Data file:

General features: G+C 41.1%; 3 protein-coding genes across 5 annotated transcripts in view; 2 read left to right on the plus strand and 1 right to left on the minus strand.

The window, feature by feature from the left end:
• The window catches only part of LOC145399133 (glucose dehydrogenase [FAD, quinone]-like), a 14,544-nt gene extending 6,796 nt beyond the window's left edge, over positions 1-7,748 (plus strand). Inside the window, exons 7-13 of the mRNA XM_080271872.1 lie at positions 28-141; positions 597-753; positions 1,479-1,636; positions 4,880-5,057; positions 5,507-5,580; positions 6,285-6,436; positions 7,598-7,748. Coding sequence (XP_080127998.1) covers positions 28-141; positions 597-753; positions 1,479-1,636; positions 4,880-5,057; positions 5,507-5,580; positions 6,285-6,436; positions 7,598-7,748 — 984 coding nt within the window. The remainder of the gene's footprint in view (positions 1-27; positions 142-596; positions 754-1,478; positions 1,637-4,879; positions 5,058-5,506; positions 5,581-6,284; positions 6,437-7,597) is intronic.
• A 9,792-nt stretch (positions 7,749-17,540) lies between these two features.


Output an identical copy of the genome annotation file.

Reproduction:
General features: G+C 41.1%; 3 protein-coding genes across 5 annotated transcripts in view; 2 read left to right on the plus strand and 1 right to left on the minus strand.

The window, feature by feature from the left end:
• The window catches only part of LOC145399133 (glucose dehydrogenase [FAD, quinone]-like), a 14,544-nt gene extending 6,796 nt beyond the window's left edge, over positions 1-7,748 (plus strand). Inside the window, exons 7-13 of the mRNA XM_080271872.1 lie at positions 28-141; positions 597-753; positions 1,479-1,636; positions 4,880-5,057; positions 5,507-5,580; positions 6,285-6,436; positions 7,598-7,748. Coding sequence (XP_080127998.1) covers positions 28-141; positions 597-753; positions 1,479-1,636; positions 4,880-5,057; positions 5,507-5,580; positions 6,285-6,436; positions 7,598-7,748 — 984 coding nt within the window. The remainder of the gene's footprint in view (positions 1-27; positions 142-596; positions 754-1,478; positions 1,637-4,879; positions 5,058-5,506; positions 5,581-6,284; positions 6,437-7,597) is intronic.
• A 9,792-nt stretch (positions 7,749-17,540) lies between these two features.